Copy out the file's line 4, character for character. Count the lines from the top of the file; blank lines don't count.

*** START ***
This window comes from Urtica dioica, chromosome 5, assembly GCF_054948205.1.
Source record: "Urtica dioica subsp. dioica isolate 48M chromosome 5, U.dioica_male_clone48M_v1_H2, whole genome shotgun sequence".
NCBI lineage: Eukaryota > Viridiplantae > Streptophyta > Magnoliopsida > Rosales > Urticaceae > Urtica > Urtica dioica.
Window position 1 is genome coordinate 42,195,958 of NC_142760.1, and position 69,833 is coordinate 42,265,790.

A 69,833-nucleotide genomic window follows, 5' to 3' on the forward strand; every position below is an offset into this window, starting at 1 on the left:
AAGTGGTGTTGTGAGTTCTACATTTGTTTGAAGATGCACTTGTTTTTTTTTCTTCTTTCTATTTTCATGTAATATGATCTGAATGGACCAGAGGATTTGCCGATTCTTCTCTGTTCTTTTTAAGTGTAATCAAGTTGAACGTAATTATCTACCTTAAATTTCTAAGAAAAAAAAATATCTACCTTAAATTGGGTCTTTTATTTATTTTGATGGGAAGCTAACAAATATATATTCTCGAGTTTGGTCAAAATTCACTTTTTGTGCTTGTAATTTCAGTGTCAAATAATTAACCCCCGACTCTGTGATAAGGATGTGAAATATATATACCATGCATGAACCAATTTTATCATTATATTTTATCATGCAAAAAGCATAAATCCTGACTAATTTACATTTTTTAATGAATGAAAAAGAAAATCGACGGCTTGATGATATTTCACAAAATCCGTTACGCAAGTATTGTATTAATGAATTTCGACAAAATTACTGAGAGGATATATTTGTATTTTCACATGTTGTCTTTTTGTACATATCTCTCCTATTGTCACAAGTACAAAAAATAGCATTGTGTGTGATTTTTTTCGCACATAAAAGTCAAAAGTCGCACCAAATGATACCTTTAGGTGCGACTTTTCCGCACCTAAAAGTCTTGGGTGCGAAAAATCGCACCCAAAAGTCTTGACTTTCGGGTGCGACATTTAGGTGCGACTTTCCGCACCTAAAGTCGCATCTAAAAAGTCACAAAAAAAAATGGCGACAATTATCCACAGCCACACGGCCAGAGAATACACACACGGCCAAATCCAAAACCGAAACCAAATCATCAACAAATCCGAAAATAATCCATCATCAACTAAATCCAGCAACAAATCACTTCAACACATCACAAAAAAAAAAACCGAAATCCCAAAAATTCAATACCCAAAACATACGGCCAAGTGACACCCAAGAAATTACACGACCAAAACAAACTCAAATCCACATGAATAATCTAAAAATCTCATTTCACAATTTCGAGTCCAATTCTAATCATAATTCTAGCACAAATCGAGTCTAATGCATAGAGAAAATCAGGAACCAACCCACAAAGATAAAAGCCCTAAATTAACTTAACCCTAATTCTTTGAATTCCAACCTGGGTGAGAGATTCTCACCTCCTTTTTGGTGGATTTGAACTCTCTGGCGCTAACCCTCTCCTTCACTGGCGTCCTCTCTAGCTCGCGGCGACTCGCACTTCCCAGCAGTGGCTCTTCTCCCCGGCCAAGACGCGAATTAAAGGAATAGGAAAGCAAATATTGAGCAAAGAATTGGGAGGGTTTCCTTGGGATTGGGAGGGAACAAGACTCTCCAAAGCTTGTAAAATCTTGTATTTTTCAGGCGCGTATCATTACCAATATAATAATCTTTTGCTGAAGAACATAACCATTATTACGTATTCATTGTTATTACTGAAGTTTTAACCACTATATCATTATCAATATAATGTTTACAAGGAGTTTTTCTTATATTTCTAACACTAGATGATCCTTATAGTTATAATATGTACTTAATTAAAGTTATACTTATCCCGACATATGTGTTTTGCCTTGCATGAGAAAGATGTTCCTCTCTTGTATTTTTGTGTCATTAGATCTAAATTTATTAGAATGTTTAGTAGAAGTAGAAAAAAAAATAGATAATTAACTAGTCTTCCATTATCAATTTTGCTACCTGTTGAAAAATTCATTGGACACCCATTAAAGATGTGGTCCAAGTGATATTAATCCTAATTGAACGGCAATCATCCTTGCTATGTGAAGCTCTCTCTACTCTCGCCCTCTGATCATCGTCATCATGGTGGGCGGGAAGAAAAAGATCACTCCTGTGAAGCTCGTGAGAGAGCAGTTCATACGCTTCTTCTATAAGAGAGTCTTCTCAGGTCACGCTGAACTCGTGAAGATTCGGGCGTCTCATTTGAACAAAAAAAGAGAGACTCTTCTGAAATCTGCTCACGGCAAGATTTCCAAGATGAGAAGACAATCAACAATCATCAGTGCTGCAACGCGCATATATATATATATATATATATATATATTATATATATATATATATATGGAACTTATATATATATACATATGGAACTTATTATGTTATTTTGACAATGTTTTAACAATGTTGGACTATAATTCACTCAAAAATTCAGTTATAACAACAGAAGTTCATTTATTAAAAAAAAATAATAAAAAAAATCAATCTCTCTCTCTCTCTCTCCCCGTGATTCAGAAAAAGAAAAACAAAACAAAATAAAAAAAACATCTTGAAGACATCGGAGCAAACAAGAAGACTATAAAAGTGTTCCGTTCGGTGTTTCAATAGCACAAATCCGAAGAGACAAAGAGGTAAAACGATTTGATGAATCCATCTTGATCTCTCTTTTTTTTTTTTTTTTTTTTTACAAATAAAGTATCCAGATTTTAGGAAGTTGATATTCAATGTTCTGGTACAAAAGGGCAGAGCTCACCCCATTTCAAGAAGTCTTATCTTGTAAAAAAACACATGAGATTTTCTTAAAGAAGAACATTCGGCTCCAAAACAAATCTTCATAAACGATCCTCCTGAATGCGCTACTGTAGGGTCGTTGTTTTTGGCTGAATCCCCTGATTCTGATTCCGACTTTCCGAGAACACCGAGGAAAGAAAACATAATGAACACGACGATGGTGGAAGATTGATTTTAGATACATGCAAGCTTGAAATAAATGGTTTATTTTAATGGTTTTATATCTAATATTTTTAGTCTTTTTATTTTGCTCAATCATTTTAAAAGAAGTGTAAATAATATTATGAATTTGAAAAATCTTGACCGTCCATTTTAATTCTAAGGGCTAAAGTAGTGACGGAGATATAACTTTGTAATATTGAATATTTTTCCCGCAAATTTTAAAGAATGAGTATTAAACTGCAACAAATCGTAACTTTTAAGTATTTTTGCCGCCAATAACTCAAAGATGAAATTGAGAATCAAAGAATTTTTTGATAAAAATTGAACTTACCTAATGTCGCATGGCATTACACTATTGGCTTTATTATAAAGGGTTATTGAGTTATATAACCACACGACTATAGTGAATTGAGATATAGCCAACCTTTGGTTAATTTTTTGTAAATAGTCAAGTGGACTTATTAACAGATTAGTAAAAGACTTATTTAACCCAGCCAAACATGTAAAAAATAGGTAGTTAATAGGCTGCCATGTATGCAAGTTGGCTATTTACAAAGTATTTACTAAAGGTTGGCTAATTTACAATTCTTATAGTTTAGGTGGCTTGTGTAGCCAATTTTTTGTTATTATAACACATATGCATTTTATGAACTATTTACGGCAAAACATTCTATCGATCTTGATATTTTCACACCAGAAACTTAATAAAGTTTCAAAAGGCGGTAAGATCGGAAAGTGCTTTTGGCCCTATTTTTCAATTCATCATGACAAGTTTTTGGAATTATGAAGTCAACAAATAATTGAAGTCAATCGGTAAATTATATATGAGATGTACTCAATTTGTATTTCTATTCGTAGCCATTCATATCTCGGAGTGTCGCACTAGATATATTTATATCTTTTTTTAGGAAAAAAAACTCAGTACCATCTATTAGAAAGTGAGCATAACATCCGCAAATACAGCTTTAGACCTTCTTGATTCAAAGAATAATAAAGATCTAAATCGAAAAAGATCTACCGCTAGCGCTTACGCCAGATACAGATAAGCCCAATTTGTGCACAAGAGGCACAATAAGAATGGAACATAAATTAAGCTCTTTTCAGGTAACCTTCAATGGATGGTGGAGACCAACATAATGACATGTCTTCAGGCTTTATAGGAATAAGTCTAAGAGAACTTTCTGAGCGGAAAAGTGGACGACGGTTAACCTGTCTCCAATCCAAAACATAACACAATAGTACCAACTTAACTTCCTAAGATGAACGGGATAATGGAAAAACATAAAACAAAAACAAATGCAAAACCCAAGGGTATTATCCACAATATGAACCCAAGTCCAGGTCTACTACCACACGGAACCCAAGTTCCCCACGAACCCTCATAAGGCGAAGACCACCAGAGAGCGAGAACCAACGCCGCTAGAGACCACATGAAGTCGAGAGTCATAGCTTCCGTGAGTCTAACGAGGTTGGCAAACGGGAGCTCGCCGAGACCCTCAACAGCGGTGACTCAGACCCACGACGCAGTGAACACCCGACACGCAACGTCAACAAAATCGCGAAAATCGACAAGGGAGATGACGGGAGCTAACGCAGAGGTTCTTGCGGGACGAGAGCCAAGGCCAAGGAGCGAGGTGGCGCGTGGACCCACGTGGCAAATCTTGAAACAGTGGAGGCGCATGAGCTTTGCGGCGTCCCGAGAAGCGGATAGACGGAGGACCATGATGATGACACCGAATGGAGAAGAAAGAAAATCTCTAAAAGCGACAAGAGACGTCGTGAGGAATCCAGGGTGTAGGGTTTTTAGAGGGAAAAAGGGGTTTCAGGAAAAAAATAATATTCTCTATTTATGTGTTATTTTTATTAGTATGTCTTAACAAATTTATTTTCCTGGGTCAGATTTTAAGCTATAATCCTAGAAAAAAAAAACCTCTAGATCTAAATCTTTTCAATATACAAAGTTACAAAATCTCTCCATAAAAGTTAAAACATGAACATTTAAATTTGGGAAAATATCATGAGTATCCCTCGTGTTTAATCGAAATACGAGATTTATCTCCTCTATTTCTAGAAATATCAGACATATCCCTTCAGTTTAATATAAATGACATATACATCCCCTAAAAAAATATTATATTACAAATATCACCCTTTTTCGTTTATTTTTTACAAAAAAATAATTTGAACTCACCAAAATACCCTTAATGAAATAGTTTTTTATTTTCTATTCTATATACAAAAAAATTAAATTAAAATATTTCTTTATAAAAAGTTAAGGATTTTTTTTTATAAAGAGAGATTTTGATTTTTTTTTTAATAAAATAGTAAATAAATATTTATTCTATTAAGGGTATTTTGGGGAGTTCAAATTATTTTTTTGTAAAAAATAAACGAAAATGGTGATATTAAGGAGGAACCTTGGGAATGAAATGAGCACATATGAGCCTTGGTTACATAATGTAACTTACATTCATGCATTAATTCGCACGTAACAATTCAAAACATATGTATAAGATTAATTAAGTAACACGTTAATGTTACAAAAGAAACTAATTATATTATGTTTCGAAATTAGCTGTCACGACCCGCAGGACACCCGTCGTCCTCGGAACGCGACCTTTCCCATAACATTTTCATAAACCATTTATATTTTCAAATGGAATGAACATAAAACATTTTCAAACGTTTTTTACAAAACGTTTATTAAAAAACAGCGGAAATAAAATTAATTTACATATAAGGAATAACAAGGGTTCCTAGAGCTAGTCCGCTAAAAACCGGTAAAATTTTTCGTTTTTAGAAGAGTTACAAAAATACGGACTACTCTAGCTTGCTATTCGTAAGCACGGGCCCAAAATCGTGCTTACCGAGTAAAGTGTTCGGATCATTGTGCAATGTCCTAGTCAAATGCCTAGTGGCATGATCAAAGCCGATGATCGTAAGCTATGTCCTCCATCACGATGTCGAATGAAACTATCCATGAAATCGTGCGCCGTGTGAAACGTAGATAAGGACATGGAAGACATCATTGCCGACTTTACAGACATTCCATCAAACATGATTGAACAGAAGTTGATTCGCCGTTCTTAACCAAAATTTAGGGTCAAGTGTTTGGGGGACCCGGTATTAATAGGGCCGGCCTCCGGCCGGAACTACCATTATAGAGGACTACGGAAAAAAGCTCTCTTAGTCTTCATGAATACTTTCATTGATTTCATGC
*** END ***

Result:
Window position 1 is genome coordinate 42,195,958 of NC_142760.1, and position 69,833 is coordinate 42,265,790.